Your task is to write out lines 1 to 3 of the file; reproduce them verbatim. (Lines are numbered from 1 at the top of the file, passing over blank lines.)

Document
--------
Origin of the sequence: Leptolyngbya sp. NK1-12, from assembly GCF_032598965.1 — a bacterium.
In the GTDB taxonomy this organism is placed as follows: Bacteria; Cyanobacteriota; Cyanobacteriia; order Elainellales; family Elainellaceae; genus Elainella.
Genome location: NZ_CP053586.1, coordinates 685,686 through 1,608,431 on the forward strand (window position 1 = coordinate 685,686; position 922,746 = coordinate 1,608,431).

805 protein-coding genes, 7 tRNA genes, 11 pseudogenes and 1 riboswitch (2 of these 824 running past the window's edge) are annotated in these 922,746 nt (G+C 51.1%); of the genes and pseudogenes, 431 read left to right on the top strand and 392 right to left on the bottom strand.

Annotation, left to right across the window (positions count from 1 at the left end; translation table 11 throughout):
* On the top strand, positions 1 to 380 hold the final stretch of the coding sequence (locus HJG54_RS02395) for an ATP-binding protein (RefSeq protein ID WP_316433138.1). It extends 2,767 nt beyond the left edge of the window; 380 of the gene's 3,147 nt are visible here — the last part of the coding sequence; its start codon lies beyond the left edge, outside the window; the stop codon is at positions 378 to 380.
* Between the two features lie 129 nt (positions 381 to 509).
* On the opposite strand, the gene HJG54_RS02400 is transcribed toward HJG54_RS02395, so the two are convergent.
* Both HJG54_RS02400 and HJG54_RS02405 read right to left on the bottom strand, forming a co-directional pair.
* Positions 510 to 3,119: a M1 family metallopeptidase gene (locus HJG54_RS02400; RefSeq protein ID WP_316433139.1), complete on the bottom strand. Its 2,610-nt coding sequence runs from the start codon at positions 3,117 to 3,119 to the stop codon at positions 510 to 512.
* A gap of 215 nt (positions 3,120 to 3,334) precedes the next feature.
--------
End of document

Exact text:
Origin of the sequence: Leptolyngbya sp. NK1-12, from assembly GCF_032598965.1 — a bacterium.
In the GTDB taxonomy this organism is placed as follows: Bacteria; Cyanobacteriota; Cyanobacteriia; order Elainellales; family Elainellaceae; genus Elainella.
Genome location: NZ_CP053586.1, coordinates 685,686 through 1,608,431 on the forward strand (window position 1 = coordinate 685,686; position 922,746 = coordinate 1,608,431).